"Kaguya" lunar orbiter
Understanding of the formation of the moon and planets may lead to greater comprehension of the origins of the solar system and the origins of life. Fujitsu developed the three-dimensional terrain camera and the visible/near infrared sensor built into the "Kaguya" lunar orbiter(note 1)
that was launched from the Tanegashima Space Center(note 2)
on 14th September 2007. This has contributed to the creation of high resolution stereoscopic images of the entire lunar surface, plus knowledge of the geology and mineralogy of the moon. Fujitsu is also active in the field of satellite orbital calculations, providing advanced simulation technology to support the technical proving of missions for entering lunar orbit and the control of orbital attitude (such as the controlled drop onto the lunar surface on 11th June 2009). The resulting observed data may also be used in the future to investigate the possibility of utilizing the moon's resources, and will also be important in terms of future manned activities on the lunar surface.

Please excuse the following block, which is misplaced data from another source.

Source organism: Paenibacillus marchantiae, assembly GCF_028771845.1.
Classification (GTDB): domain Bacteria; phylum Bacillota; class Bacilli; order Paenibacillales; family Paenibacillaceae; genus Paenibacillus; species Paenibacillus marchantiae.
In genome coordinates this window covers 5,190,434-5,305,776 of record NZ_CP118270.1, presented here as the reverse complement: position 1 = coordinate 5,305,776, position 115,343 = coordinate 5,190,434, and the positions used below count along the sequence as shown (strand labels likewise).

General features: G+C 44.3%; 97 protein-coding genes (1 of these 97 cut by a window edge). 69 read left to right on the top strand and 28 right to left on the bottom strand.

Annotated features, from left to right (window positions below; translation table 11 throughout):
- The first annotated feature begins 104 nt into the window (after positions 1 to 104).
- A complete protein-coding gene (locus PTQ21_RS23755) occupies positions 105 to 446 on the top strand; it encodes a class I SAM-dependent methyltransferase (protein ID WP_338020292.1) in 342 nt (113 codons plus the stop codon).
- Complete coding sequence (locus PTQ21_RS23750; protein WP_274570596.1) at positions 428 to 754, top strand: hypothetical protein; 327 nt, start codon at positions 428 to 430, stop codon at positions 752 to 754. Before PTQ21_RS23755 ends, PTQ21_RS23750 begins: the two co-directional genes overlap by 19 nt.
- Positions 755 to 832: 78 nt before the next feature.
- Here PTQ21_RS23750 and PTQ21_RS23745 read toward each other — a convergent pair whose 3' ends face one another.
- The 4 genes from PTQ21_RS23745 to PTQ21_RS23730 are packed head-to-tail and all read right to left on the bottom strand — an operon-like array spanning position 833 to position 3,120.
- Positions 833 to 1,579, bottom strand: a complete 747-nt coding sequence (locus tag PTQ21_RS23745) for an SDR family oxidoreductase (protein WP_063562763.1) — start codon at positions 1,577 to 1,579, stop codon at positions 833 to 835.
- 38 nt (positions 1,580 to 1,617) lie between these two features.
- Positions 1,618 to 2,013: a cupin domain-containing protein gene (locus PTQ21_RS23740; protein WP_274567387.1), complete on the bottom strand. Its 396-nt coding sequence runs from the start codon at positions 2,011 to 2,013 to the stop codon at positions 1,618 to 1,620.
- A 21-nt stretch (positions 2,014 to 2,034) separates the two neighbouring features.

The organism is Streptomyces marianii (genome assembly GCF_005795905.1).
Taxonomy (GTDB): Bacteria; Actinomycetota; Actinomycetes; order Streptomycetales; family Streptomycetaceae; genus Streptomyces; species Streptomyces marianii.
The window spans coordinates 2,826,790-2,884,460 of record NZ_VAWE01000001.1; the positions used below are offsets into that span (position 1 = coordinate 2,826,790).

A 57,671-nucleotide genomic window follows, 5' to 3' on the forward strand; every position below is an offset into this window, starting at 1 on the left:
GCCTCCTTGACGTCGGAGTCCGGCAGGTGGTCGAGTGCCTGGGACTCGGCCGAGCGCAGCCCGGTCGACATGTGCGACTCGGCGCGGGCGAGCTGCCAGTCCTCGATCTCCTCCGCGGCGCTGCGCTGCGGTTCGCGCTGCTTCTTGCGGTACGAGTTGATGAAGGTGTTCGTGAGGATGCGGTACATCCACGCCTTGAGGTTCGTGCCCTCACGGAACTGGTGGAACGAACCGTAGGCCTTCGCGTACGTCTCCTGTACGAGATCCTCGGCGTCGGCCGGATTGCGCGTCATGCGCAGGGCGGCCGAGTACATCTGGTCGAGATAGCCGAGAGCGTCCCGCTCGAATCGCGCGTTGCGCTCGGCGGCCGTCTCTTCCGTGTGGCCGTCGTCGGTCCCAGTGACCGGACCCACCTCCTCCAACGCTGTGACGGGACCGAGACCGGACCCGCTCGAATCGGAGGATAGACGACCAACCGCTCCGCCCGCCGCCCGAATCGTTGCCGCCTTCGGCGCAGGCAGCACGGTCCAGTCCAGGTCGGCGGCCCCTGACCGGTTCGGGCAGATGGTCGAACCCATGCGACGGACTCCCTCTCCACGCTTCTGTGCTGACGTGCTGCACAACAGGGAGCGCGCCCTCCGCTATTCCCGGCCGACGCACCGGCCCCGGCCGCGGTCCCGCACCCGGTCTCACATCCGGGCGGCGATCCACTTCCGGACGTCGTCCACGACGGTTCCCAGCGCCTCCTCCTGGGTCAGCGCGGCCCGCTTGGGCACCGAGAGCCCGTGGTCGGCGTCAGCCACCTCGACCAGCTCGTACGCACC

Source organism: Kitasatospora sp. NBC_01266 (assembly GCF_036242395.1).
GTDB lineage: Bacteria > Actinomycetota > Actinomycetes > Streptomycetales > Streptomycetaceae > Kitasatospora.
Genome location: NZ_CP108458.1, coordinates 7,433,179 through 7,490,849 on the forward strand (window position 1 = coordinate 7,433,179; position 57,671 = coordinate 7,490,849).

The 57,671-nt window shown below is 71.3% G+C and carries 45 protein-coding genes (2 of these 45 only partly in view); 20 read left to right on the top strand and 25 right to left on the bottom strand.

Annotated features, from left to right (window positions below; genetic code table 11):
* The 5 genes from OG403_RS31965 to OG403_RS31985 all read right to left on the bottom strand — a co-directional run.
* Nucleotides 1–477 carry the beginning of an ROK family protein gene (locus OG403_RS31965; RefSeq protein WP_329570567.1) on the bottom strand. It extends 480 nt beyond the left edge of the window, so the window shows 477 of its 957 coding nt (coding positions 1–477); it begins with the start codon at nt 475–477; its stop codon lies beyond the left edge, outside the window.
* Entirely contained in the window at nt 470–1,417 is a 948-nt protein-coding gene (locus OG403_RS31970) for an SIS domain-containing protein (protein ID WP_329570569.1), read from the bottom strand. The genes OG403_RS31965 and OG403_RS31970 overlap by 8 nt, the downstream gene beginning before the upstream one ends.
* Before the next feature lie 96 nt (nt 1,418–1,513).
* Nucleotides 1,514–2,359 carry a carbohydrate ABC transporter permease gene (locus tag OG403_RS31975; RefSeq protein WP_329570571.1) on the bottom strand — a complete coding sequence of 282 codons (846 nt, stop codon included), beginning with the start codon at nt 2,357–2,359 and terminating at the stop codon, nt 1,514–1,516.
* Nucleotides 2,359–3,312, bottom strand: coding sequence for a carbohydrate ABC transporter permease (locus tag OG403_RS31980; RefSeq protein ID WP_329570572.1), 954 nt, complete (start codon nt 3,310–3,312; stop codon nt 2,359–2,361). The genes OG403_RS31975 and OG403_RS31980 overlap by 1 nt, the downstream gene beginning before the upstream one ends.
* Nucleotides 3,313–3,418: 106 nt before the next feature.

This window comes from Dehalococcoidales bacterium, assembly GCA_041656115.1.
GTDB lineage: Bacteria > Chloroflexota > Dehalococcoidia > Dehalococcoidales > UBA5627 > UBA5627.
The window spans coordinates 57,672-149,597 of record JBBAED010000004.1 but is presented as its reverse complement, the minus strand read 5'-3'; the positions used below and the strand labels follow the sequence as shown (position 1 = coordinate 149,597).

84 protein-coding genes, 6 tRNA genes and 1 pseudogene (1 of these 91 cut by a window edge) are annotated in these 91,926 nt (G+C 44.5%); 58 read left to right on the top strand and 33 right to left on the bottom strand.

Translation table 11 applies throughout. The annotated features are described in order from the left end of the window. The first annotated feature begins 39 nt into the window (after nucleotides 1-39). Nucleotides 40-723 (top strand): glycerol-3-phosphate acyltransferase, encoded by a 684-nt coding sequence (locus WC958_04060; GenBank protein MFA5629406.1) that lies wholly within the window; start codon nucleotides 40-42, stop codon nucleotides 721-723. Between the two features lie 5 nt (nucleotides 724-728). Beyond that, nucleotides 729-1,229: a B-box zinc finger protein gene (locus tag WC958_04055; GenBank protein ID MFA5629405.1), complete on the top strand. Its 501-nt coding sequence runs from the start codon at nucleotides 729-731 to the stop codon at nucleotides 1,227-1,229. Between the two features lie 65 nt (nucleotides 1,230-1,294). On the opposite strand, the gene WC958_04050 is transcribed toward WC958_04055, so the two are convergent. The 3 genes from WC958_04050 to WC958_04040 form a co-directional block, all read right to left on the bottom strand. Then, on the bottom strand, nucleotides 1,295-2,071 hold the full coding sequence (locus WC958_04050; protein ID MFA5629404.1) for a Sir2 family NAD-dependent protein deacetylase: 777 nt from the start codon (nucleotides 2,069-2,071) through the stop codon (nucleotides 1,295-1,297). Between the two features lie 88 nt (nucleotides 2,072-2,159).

Fujitsu also played an important role in the "Kaguya" project of "to understand the origin and evolution of the moon" through the construction of ground data handling systems that performed, calculations for entry into lunar orbit, maintaining lunar orbit, analyzing the gravitational field, and processing observational data. This was coupled with the development of the onboard three-dimensional terrain camera and visible/near infrared region sensor.
An image of the lunar surface capture by the terrain camera that Fujitsu contributed to the development of LISM
LISM [Terrain camera (TC), Multiband imager (MI), Spectral profiler (SP)]
- Terrain camera (TC): High resolution stereoscopic viewing of the lunar surface to clarify the three-dimensional terrain across the entire moon's surface.
- Multiband imager (MI): Visible and near infrared multiband imaging to clarify the geology of the moon.
- Spectral profiler (SP): Visible and near infrared continuous spectroscopy to clarify the types of minerals on the moon.
1: "Kaguya" lunar orbiter
"Kaguya" is a lunar probe that was launched by the Japan Aerospace Exploration Agency (JAXA) on 14th September 2007 with the goals of collecting data for learning about the origin and evolution of the moon and to prove the technology for entering lunar orbit and orbit attitude control.
2: Tanegashima Space Center
The Tanegashima Space Center was established in 1969 when the former National Space Development Agency of Japan was formed, and is the largest rocket launch site in Japan.
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